Ask a male author about your male character traits or thoughts.

Amazon links to my stories: Autumn Breeze, A More Perfect Union, Double Happiness, The Wolves of Sherwood Forest, Neanderthals and the Garden of Eden can be found down the right side of the blog.

Sunday, January 1, 2017

The Parting Shot

After I got an idea for today’s blog, I resolved to continue the blog for 2017. Previously I mostly wrote about strategies for writing romance while using the male point of view. I may from time to time find another strategic idea, but now is the time for tactics. Tactics can be described as small things (that make the story).


Have you ever finished a conversation and started to walk away? The person you were talking with says something. You have to decide whether to turn around, come back and address it or to keep walking. Let’s complicate this. Suppose the parting shot is something sexual or something suggesting love, perhaps an invitation. Simultaneously you knew what they said but you couldn’t believe your own ears.

It is probable the person who spoke the come-on was boldly responding to your remark about needing to recharge yourself with, “I can recharge you.” The hero or heroine was afraid to say it to his/her opposite, face-to-face. Or, "I love you." Did the hero or heroine hear right? We all fear rejection, more or less. Some are bolder than others. They want you and/or your love and they rationalize that the direct approach will elicit a direct but polite rejection. They leave you with a nearly subliminal snippet, leading you to play it over-and-over.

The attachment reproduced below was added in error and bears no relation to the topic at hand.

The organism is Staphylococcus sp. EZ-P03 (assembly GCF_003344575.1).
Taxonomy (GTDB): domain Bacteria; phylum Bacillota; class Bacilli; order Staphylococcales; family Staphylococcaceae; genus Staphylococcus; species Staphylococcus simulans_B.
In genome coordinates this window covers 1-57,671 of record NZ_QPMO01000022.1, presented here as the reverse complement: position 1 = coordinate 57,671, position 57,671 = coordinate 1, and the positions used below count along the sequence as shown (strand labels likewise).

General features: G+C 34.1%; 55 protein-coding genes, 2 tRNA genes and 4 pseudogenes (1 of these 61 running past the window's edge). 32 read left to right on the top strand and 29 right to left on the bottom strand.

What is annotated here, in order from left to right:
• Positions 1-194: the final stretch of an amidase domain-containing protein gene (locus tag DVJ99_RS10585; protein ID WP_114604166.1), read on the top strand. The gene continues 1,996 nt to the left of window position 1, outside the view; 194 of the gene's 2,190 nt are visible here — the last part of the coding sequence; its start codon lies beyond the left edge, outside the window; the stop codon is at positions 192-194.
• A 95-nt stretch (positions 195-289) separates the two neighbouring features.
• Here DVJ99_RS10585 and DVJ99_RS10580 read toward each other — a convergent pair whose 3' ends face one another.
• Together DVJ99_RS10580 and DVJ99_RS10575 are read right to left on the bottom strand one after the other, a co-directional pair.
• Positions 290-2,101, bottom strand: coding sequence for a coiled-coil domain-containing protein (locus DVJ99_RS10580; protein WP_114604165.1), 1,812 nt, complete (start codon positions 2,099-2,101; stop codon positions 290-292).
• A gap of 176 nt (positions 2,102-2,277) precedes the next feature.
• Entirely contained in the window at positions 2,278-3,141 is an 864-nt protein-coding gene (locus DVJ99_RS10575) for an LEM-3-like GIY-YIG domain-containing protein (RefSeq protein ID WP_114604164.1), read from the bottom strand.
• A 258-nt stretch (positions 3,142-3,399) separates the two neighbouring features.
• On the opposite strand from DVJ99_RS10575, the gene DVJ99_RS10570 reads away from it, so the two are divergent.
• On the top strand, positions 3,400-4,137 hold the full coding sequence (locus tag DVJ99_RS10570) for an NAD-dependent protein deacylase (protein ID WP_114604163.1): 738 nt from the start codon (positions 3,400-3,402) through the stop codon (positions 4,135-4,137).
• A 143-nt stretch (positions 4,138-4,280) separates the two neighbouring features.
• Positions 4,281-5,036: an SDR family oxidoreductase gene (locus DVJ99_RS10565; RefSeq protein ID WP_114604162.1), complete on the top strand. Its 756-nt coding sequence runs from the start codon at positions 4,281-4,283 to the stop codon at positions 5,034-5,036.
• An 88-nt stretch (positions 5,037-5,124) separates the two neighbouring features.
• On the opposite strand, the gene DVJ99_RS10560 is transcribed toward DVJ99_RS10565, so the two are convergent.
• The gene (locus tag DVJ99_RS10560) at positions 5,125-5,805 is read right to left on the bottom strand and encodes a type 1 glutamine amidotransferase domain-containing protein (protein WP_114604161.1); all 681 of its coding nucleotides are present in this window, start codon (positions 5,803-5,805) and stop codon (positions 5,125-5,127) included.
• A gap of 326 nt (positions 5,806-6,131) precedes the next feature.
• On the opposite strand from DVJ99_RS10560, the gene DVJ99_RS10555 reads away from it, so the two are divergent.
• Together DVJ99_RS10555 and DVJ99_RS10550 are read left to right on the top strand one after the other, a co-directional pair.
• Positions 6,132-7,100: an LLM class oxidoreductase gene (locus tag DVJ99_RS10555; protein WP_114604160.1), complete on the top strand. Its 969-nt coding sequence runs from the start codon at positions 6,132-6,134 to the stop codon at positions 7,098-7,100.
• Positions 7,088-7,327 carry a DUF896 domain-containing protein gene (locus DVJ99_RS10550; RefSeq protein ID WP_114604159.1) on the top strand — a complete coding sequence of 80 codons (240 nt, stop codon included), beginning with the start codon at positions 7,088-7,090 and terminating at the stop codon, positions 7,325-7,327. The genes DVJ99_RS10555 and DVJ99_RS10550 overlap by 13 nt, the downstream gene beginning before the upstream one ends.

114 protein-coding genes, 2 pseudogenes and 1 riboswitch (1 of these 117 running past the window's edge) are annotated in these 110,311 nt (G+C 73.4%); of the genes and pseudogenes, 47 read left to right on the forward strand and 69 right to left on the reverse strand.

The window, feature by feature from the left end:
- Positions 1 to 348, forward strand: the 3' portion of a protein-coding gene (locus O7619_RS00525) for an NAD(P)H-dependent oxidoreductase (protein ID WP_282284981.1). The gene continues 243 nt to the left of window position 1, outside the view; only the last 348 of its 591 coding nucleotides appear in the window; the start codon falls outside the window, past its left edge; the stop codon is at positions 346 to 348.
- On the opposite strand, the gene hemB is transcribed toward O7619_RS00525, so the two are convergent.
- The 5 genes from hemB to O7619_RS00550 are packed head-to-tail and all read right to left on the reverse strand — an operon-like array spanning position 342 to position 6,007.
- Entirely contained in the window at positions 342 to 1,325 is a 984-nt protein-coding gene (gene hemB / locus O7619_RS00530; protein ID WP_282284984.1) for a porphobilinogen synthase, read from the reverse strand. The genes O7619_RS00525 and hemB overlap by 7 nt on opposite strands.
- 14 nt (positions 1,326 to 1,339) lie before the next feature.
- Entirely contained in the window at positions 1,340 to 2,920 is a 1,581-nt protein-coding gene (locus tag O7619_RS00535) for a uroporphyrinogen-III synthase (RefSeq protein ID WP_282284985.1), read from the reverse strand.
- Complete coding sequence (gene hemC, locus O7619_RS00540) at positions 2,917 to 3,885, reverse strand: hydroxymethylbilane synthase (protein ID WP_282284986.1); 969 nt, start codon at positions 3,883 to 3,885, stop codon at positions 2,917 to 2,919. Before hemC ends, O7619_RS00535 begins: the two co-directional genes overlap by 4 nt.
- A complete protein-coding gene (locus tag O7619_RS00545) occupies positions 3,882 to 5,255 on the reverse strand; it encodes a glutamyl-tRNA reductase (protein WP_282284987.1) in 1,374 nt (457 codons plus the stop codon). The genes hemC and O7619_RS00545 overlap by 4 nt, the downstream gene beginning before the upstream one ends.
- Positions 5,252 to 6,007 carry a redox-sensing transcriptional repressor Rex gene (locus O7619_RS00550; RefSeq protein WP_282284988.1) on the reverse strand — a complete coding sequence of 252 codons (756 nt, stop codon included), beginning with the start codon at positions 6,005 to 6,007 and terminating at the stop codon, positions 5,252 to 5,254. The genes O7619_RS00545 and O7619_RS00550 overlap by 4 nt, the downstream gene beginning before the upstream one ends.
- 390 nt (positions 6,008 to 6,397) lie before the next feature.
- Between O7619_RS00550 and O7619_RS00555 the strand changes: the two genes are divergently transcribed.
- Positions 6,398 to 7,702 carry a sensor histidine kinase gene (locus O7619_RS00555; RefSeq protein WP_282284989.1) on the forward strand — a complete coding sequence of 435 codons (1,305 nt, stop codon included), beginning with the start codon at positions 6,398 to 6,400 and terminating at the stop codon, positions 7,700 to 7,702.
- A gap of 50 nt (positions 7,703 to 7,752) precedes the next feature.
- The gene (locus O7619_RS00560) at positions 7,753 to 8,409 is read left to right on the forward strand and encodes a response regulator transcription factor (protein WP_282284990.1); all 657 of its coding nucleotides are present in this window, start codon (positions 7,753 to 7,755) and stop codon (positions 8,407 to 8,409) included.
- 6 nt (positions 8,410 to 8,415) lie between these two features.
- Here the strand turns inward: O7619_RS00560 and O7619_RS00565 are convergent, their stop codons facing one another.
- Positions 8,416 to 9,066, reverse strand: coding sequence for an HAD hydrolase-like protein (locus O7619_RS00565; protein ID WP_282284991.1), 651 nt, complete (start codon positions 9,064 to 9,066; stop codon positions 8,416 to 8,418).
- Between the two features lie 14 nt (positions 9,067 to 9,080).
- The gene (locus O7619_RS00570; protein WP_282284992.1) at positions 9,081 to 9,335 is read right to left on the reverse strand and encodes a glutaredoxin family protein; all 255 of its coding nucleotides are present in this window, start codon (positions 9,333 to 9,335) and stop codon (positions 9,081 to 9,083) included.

Taking it a step further: After hearing the parting remark, you think he/she’s not really your type or maybe they could be and you haven't until that moment figured it out. Should you say something or pretend you didn’t hear it, the next time you meet? Who knows it might lead to love. Without the surreptitious remark you would have never had a clue.
Call this a cute communication instead of a cute meet, although you may be meeting the person for the first time as more than an acquaintance.

This idea is not a chapter or a plot, it’s just a scene in which the protagonist struggles. It could go either way, that is, whether the guy or gal has something to say when the opposite walks away. It can also lead to a deepening of character(s). It certainly is a technique or tactic the author can use.

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